The Tories push disability rights abroad while ignoring them at home

Published by The i paper (23rd July, 2018)

Although the post of development secretary is one of the easiest in the Cabinet, involving posing as a saviour of distressed people while budgets surge, it is a job wanted by few ministers with an eye on the top job. Most Tories loathe the foolish concept of fixing a target for spending as poverty declines worldwide and know much of the money is wasted. But Penny Mordaunt, who took over the post last November from a predecessor that once sought the department’s abolition, does at least actually believe in the cause.

This week Mordaunt makes her first real mark on the job by hosting what is grandly called the Global Disability Summit in London. The idea, which no doubt emerged from her previous post as disabilities minister, aims to share and showcase ways to assist people who are among the most excluded in societies around the world. If billions are being blown on aid, few voters would quibble with diverting a few crumbs to people with disabilities instead of the usual bunch of self-serving charities, dodgy despots and fat-cat consultants. And unlike many leading Brexiteers, she is at least a competent minister.

The aid world, of course, loves a good conference. Some leading lights seem to do little more than fly around the world bragging about alleged good works. This is a sector that places emphasis on talking to itself over hard evidence. True to form, Mordaunt has been pointing out that ‘in the developing world if you live in poverty, you are more likely to have a disability, and if you have a disability, you are more likely to live in poverty’. She says disabled people in poor places are unable to fulfil their potential due to stigma and lack of support, and is seeking to break this ‘vicious cycle’ along with barriers that exclude them.

This is all correct and unarguable. Yet look at the evidence closer to home and it smacks of sickening hypocrisy to see Britain, and this government in particular, position itself as global champions of people with disabilities (and indeed to see Microsoft, a firm notorious for tax evasion that reduces state spending, hailed as a partner in the event).

The reality is that from birth to death, life remains a struggle for most Britons with disabilities – and since taking office in coalition government, the Tories have mostly made matters worse. Only last year the United Nations condemned Britain’s failure to uphold disabled people’s rights across a range of areas including education, health, housing, jobs, transport and social security.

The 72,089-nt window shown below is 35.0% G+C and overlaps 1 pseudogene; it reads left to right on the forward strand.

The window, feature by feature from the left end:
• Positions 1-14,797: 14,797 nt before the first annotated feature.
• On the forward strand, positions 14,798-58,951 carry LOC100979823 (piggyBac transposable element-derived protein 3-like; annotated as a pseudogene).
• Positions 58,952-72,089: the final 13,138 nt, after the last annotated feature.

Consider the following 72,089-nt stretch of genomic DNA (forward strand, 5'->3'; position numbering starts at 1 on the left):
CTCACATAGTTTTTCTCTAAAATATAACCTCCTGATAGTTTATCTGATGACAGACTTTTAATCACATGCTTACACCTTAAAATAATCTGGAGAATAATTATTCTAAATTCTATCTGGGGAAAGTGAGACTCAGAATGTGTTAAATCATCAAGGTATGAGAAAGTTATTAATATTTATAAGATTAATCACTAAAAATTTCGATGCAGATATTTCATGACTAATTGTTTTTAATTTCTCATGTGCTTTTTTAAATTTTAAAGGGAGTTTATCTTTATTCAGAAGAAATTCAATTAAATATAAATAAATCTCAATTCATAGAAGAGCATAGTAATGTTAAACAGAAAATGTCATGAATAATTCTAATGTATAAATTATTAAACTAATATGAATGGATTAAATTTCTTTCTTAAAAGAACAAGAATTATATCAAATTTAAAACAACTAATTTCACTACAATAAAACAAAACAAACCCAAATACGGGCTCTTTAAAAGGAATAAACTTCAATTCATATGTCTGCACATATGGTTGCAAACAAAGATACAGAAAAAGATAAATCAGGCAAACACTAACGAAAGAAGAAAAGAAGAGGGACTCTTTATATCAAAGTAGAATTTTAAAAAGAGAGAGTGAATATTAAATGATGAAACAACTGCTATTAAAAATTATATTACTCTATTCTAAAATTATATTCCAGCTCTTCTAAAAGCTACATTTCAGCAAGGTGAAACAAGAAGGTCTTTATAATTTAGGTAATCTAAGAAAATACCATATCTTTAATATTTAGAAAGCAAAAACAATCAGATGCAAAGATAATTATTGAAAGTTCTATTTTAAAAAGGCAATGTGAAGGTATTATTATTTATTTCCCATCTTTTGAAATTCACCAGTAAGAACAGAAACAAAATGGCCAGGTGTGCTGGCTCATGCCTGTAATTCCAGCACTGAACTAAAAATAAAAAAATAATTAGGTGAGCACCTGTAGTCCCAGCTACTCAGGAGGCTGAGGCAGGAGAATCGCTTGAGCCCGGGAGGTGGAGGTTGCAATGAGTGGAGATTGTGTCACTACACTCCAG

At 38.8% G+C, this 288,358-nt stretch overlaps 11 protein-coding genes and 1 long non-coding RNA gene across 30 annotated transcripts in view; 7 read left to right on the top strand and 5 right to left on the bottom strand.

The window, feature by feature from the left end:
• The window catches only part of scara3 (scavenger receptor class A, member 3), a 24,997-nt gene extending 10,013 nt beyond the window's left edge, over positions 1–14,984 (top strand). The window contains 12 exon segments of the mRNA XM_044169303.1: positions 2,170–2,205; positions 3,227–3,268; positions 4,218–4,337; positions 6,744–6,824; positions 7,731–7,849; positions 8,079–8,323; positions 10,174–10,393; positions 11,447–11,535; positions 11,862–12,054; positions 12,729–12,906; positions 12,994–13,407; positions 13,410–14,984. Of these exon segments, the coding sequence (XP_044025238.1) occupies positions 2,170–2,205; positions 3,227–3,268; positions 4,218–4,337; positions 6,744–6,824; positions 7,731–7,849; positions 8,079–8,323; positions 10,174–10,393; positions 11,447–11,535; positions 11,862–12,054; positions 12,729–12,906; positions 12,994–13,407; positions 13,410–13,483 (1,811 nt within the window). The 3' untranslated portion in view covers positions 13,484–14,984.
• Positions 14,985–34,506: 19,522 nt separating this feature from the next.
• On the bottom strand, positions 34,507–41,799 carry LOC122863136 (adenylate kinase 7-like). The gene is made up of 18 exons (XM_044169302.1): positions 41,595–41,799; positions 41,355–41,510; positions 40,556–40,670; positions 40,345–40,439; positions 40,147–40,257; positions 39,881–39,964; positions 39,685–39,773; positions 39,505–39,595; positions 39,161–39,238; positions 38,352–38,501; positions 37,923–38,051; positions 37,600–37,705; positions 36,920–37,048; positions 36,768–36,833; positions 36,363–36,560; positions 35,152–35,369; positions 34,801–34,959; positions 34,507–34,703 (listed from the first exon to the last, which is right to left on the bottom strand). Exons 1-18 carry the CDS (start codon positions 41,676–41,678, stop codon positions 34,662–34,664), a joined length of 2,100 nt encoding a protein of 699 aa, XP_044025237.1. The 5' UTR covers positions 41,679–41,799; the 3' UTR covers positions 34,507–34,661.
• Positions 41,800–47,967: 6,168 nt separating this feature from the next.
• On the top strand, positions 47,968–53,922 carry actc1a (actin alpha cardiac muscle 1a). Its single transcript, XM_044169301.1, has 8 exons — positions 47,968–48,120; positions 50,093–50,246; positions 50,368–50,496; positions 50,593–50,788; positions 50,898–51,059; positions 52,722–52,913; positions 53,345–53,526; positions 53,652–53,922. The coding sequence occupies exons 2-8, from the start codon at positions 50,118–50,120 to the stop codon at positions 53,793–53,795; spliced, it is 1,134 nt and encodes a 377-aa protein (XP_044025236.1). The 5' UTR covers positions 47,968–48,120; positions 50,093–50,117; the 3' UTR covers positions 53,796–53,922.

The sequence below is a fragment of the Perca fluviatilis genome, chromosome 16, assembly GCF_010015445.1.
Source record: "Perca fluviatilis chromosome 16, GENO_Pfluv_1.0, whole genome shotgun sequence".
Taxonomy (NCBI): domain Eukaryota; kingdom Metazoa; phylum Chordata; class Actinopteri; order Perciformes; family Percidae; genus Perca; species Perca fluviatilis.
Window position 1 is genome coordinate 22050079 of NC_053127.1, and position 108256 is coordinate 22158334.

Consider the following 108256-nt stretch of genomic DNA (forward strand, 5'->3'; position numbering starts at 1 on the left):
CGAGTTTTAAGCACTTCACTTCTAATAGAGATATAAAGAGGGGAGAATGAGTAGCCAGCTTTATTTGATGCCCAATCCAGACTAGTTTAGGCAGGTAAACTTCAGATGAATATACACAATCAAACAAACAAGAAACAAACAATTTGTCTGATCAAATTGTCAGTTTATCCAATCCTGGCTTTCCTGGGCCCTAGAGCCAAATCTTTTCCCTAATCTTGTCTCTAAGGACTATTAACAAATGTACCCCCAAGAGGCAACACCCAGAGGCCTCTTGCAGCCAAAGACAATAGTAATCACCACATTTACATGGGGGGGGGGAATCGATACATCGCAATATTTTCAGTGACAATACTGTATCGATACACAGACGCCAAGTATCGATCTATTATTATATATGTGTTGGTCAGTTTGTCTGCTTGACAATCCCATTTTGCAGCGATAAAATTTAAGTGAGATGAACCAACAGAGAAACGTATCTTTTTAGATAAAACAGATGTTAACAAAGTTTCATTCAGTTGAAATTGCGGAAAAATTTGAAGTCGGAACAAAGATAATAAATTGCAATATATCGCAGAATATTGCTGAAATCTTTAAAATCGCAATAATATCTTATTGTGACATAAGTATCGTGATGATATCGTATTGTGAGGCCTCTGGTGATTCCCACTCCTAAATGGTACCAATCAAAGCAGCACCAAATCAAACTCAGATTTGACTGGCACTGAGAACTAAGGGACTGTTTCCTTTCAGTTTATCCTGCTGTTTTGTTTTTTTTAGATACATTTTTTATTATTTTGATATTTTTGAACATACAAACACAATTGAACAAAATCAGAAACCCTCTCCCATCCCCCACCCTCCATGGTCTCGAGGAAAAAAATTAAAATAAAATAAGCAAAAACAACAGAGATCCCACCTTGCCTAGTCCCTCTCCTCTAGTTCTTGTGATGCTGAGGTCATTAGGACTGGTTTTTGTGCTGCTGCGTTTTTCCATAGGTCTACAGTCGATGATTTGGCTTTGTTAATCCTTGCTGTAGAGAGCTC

The Government’s risible response was to say Britain was ‘a recognised world leader in disability rights and equality’. Yet its true attitude was seen last week when a cross-party group of MPs criticised the Department for Work and Pensions for a ‘culture of indifference’ after taking six years to correct a mistake that left 70,000 chronically ill and disabled claimants thousands of pounds out of pocket. This was the latest in a string of errors – yet the bungling bureaucrats keep on getting bonuses.

Perhaps the Government should hold a similar conference on links between poverty and disability in Britain? After all, its own equalities watchdog warned those with disabilities are left behind with ‘very poor’ life chances in a report echoing the UN. ‘Progress has either stalled, or in some cases gone backwards’, said David Isaac, chairman of the Equality and Human Rights Commission. Studies have found two-thirds of disabled people living alone are in penury and almost half the people in poverty are either disabled or in a household with someone disabled. And they are more than twice as likely to be in food poverty.

Such a conference could study the bedroom tax, since two-thirds of families hit by this dismal policy include a disabled adult, yet even a Supreme Court ruling of discrimination failed to force decent reform. Another session could be on the corrosive impact of overloading austerity on local government, shattering social care and support services. There could be discussions of why families including a person with disabilities are being hit hardest by fiscal reforms and why more than one million carers live in poverty. Maybe another on how Brexit is hurting those hiring care workers. For balance, a minister could point to a rise in employment levels – although people with disabilities are still far less likely to be in work and far more likely to be low paid, even with good qualifications.

There could also be proceedings on people with learning disabilities, since they suffer the worst impact of rising hate crime – all too often to deadly effect. Most say they endure routine harassment, which wounds their confidence and stalls attempts to integrate – and sometimes in places supposed to offer sanctuary. They are rarely employed and regularly dumped in the worst parts of town amid diminishing state facilities. We saw how little they are valued with release of a report earlier this year exposing how dozens die needless deaths each year due to prejudice and indifference in “caring” professions. Ministers were shamefully silent in response.

This reflects wider attitudes. Surveys by Scope and others underline a sad reality: that bigotry and paternalistic attitudes towards people with disabilities remain pervasive. The results can be fatal at worst. Often they lead to loneliness and social ostracisation. For millions of our fellow citizens the most basic aspects of everyday life from education to entertainment, from housing to healthcare, from transport to work, are a struggle. Instead of pontificating to the planet as self-proclaimed global leader on disability, ministers should rectify their mistakes and work harder to bring all Britons with disabilities in from the cold.

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